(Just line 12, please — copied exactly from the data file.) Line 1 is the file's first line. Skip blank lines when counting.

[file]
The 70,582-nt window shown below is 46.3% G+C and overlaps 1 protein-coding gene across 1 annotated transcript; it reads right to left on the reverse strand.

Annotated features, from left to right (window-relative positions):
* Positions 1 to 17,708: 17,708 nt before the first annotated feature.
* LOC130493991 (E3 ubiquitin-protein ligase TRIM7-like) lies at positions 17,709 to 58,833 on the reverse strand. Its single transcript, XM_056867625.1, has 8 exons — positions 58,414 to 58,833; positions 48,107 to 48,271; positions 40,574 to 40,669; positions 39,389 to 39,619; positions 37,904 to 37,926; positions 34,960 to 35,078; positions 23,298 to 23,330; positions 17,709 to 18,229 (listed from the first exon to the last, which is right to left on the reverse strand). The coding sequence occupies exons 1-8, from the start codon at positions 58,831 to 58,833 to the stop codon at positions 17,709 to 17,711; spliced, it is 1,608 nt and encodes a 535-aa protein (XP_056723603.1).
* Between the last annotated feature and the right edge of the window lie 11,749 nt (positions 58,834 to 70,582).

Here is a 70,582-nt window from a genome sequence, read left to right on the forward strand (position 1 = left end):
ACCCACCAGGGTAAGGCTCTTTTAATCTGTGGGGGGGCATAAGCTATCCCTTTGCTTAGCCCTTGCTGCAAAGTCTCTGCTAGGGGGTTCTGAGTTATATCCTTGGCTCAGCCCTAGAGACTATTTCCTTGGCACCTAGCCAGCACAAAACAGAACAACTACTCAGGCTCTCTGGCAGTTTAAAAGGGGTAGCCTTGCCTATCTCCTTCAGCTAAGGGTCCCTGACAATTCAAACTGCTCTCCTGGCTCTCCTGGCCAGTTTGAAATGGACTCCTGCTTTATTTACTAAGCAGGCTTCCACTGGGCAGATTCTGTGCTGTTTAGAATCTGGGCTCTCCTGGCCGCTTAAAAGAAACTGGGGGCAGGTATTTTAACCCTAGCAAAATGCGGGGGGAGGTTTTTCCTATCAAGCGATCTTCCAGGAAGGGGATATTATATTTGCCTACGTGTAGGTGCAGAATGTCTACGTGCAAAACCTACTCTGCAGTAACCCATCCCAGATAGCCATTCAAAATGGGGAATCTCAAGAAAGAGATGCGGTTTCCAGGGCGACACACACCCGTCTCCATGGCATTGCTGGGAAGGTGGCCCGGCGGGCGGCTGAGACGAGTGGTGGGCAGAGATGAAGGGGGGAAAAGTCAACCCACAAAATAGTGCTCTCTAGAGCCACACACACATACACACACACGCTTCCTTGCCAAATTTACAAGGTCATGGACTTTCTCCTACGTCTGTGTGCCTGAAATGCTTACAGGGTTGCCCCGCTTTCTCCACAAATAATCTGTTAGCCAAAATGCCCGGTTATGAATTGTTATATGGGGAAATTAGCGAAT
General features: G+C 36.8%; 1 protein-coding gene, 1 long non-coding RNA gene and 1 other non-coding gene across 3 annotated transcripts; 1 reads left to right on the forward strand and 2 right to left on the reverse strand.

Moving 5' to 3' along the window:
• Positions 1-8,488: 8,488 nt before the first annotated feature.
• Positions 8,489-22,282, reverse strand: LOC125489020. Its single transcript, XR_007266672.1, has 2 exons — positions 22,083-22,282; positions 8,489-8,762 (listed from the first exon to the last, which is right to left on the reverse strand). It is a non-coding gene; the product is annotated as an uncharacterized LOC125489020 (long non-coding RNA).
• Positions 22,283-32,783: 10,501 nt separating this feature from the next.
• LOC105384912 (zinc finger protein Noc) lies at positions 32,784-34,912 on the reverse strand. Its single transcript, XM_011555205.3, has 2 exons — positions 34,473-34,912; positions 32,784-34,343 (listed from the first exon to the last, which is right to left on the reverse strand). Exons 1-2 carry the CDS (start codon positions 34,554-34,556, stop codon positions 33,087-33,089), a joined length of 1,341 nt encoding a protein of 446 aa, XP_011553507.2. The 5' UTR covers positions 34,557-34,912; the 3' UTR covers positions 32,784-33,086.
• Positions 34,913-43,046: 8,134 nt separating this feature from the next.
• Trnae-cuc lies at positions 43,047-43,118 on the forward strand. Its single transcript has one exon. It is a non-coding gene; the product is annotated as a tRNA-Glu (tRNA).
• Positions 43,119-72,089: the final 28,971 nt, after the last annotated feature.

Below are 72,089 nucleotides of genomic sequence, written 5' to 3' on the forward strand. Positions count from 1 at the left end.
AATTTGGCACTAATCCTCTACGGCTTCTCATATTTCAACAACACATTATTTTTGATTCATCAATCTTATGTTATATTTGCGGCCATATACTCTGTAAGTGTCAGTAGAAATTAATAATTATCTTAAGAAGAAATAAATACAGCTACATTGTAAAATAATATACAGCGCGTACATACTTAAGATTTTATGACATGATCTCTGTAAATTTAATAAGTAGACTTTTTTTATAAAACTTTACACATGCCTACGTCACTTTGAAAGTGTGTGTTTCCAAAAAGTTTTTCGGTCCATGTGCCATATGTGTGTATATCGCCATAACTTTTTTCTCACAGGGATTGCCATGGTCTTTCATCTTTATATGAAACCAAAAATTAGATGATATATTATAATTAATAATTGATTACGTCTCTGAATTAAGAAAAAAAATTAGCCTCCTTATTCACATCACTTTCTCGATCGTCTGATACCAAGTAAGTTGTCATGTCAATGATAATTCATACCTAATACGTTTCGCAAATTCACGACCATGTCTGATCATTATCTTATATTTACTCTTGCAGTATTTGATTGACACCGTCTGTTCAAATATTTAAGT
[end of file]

• Positions 22,283-32,783: 10,501 nt separating this feature from the next.